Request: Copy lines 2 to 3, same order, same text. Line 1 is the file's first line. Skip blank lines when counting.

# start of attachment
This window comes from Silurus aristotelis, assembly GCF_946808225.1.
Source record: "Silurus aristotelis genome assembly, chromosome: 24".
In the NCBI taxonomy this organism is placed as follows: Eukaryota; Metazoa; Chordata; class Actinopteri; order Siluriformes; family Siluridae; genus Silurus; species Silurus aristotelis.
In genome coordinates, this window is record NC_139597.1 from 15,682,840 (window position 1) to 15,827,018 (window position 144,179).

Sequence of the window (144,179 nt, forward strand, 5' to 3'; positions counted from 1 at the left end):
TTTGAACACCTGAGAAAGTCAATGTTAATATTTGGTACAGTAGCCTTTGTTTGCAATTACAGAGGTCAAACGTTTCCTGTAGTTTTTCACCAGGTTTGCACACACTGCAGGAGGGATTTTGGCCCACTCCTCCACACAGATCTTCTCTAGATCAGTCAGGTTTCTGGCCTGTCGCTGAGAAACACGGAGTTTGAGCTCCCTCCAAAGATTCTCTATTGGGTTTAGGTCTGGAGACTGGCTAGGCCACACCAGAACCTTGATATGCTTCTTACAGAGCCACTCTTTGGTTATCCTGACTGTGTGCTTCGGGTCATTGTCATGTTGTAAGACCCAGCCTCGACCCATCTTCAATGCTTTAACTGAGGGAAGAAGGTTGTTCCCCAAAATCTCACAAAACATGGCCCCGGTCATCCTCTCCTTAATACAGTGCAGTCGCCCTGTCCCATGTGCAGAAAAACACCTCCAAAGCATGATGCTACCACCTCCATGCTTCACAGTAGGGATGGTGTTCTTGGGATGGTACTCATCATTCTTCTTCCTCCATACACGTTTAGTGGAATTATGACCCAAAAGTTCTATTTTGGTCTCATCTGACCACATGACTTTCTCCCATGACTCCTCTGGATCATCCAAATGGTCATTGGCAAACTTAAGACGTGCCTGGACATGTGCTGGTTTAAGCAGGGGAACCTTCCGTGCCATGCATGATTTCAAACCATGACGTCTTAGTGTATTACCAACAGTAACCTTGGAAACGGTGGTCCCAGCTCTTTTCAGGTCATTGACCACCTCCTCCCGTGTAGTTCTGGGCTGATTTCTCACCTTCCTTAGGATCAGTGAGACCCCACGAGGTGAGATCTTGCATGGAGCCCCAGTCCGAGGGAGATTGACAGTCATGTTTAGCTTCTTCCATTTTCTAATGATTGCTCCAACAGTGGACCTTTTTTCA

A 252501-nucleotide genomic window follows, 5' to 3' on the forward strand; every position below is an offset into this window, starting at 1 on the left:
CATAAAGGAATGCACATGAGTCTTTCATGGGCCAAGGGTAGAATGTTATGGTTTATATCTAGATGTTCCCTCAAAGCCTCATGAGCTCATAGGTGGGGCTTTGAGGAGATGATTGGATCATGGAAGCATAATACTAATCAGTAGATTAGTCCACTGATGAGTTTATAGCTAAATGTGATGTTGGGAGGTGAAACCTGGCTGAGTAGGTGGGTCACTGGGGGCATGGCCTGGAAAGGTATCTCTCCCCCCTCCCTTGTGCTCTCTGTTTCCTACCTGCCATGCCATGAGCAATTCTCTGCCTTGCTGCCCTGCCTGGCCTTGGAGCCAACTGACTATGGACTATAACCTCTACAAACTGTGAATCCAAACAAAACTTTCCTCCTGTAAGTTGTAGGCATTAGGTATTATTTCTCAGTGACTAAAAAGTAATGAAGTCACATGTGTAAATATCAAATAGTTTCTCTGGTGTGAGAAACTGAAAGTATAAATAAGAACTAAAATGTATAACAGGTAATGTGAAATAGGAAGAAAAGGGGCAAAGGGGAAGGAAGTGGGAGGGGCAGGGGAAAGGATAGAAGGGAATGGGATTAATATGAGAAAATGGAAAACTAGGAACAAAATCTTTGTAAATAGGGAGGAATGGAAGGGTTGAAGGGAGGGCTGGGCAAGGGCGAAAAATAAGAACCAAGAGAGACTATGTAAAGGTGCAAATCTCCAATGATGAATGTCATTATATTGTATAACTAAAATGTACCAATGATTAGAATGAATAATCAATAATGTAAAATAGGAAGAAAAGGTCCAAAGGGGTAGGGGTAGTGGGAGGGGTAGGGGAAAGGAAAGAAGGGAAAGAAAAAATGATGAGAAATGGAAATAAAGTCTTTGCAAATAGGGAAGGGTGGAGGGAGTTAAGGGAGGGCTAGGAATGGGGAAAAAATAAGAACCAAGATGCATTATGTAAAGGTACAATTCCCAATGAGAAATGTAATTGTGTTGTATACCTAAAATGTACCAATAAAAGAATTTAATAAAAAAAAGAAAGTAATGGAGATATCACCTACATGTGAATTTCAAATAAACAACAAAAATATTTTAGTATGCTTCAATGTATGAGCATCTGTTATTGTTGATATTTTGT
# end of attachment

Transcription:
Source record: "Silurus aristotelis genome assembly, chromosome: 24".
In the NCBI taxonomy this organism is placed as follows: Eukaryota; Metazoa; Chordata; class Actinopteri; order Siluriformes; family Siluridae; genus Silurus; species Silurus aristotelis.